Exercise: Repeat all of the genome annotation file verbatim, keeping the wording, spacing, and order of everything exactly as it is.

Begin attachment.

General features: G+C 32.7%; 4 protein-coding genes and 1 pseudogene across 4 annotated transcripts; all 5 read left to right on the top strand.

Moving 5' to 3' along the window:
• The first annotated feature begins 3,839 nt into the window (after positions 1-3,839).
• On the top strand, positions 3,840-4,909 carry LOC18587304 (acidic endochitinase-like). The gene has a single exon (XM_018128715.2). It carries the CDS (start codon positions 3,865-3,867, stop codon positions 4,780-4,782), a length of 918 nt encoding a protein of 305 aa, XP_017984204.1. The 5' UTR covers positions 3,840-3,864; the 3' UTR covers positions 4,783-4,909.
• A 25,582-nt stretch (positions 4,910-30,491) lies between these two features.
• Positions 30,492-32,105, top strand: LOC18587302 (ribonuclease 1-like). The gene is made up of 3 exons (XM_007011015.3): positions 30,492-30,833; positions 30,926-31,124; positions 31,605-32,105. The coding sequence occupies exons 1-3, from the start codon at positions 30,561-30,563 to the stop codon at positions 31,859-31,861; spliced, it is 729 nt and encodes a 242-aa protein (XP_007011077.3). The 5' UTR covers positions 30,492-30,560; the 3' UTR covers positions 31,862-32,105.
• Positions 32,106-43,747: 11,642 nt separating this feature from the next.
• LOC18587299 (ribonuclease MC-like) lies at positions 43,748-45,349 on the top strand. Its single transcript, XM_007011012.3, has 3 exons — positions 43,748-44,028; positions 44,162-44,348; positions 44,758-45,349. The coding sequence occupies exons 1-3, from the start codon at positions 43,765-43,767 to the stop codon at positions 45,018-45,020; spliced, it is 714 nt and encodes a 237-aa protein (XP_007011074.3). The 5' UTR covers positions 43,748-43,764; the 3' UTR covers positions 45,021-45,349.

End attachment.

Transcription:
General features: G+C 32.7%; 4 protein-coding genes and 1 pseudogene across 4 annotated transcripts; all 5 read left to right on the top strand.

Moving 5' to 3' along the window:
• The first annotated feature begins 3,839 nt into the window (after positions 1-3,839).
• On the top strand, positions 3,840-4,909 carry LOC18587304 (acidic endochitinase-like). The gene has a single exon (XM_018128715.2). It carries the CDS (start codon positions 3,865-3,867, stop codon positions 4,780-4,782), a length of 918 nt encoding a protein of 305 aa, XP_017984204.1. The 5' UTR covers positions 3,840-3,864; the 3' UTR covers positions 4,783-4,909.
• A 25,582-nt stretch (positions 4,910-30,491) lies between these two features.
• Positions 30,492-32,105, top strand: LOC18587302 (ribonuclease 1-like). The gene is made up of 3 exons (XM_007011015.3): positions 30,492-30,833; positions 30,926-31,124; positions 31,605-32,105. The coding sequence occupies exons 1-3, from the start codon at positions 30,561-30,563 to the stop codon at positions 31,859-31,861; spliced, it is 729 nt and encodes a 242-aa protein (XP_007011077.3). The 5' UTR covers positions 30,492-30,560; the 3' UTR covers positions 31,862-32,105.
• Positions 32,106-43,747: 11,642 nt separating this feature from the next.
• LOC18587299 (ribonuclease MC-like) lies at positions 43,748-45,349 on the top strand. Its single transcript, XM_007011012.3, has 3 exons — positions 43,748-44,028; positions 44,162-44,348; positions 44,758-45,349. The coding sequence occupies exons 1-3, from the start codon at positions 43,765-43,767 to the stop codon at positions 45,018-45,020; spliced, it is 714 nt and encodes a 237-aa protein (XP_007011074.3). The 5' UTR covers positions 43,748-43,764; the 3' UTR covers positions 45,021-45,349.